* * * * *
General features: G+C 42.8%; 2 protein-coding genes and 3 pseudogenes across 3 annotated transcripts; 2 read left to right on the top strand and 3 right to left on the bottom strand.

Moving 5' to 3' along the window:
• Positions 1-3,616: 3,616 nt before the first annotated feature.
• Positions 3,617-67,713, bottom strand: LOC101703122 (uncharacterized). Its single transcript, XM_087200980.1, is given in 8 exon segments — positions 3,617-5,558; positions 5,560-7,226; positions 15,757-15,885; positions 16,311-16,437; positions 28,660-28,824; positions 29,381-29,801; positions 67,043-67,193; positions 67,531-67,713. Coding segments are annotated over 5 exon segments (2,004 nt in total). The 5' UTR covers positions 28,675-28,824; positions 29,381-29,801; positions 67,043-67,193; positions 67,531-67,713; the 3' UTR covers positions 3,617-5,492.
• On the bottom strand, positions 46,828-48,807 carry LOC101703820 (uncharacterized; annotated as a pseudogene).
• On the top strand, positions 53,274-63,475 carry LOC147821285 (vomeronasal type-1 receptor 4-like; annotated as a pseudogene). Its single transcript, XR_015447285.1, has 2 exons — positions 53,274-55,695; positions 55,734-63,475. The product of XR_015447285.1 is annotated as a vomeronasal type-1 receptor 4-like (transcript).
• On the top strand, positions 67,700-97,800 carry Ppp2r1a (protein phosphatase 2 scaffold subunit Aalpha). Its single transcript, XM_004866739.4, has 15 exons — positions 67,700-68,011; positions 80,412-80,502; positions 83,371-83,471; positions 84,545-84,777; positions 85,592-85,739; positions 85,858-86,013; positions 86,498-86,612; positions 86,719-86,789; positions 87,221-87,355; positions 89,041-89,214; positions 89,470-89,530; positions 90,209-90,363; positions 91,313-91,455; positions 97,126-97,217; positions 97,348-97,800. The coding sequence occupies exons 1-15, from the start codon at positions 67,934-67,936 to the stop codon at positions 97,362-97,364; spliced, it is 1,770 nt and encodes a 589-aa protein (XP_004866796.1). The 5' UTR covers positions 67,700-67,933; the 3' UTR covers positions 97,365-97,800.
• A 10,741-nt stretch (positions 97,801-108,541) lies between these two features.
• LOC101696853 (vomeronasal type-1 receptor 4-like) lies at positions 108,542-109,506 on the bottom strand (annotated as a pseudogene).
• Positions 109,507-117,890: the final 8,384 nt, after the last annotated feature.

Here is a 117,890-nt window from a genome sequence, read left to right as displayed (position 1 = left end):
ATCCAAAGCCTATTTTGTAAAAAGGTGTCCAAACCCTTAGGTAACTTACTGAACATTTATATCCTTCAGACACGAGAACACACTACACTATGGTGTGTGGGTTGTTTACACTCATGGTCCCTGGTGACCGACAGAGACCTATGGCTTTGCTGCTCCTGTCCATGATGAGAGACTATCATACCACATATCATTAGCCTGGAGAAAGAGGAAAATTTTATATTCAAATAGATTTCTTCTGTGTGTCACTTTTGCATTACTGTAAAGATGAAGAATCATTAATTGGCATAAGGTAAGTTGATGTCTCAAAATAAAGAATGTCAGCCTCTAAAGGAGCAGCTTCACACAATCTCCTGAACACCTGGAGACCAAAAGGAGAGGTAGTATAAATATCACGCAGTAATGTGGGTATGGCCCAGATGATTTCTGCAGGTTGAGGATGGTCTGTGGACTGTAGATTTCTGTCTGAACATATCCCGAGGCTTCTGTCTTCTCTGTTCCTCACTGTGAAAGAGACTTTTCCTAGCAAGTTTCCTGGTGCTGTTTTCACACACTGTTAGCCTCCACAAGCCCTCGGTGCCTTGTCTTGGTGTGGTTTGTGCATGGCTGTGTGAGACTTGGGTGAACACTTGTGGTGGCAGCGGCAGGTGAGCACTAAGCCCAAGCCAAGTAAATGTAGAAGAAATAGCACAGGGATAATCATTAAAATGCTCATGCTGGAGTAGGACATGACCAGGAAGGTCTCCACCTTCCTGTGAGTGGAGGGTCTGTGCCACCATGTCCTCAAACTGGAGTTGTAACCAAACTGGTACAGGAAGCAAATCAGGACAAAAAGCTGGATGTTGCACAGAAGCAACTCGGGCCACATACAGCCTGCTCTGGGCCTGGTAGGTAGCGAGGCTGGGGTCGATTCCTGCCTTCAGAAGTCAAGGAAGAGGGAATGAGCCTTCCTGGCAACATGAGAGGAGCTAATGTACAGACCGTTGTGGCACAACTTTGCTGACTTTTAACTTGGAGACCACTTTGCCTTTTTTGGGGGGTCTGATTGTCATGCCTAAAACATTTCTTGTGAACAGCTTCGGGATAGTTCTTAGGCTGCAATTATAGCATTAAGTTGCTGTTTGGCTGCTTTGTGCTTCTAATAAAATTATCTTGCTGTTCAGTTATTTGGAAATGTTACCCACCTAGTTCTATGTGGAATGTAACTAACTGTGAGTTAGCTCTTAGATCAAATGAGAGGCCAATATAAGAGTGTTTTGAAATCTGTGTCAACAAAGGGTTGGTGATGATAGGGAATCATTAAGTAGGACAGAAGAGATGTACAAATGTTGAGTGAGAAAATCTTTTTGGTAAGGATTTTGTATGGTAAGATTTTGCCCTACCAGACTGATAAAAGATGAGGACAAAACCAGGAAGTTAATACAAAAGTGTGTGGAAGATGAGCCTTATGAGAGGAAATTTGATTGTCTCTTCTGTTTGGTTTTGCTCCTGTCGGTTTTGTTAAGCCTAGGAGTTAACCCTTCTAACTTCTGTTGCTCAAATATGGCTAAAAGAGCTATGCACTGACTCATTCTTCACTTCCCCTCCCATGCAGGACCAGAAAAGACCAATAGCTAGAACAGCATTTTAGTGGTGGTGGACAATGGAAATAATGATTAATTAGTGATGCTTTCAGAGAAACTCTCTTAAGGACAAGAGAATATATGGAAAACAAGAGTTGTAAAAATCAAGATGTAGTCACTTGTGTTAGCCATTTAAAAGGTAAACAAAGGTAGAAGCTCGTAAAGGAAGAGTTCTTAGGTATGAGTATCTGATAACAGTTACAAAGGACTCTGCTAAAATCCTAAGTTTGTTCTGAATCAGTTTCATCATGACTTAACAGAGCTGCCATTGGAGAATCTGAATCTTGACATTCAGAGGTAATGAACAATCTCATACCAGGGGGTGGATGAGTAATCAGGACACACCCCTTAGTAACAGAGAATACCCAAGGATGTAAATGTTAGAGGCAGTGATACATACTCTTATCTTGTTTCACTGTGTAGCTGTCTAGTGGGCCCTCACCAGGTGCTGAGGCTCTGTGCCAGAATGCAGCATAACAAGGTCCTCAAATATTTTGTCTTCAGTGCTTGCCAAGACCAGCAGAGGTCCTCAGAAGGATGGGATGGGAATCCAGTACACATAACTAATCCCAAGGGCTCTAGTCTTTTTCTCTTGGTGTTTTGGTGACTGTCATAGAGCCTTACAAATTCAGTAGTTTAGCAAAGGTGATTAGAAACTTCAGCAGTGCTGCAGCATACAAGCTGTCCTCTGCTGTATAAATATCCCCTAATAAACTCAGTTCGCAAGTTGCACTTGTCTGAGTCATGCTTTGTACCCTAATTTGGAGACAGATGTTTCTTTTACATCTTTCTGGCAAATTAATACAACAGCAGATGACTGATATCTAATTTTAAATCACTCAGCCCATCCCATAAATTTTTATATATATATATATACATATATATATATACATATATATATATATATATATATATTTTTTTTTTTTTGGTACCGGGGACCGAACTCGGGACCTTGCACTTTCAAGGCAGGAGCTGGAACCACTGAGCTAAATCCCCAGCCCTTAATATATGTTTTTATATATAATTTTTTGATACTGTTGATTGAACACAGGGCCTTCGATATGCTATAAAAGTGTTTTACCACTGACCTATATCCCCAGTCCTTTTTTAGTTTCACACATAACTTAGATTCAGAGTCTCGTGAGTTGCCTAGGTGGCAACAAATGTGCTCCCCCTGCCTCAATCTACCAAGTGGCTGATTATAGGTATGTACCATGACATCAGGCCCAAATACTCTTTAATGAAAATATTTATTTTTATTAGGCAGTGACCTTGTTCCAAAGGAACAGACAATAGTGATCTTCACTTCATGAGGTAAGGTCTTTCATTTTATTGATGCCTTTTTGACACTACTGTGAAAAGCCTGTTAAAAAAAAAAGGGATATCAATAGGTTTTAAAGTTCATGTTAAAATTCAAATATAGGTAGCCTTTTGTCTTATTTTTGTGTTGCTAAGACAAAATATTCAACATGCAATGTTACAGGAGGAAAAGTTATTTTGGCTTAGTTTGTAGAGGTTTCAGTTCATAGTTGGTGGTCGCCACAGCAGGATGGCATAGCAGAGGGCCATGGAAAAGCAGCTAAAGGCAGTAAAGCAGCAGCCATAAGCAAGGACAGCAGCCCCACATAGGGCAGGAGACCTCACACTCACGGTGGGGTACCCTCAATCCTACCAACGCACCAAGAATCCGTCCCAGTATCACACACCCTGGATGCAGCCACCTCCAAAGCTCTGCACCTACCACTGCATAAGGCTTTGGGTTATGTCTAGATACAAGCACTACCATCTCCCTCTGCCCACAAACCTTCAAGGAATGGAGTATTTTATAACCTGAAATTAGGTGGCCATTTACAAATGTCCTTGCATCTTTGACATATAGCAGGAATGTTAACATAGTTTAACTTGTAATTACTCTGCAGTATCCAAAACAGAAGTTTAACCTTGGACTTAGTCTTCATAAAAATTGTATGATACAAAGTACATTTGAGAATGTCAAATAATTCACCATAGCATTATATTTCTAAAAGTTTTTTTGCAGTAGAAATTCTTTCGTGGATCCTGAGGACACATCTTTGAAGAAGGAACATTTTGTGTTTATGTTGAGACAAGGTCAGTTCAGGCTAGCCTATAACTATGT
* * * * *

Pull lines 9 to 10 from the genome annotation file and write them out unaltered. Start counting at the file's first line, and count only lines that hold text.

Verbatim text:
• LOC101696853 (vomeronasal type-1 receptor 4-like) lies at positions 108,542-109,506 on the bottom strand (annotated as a pseudogene).
• Positions 109,507-117,890: the final 8,384 nt, after the last annotated feature.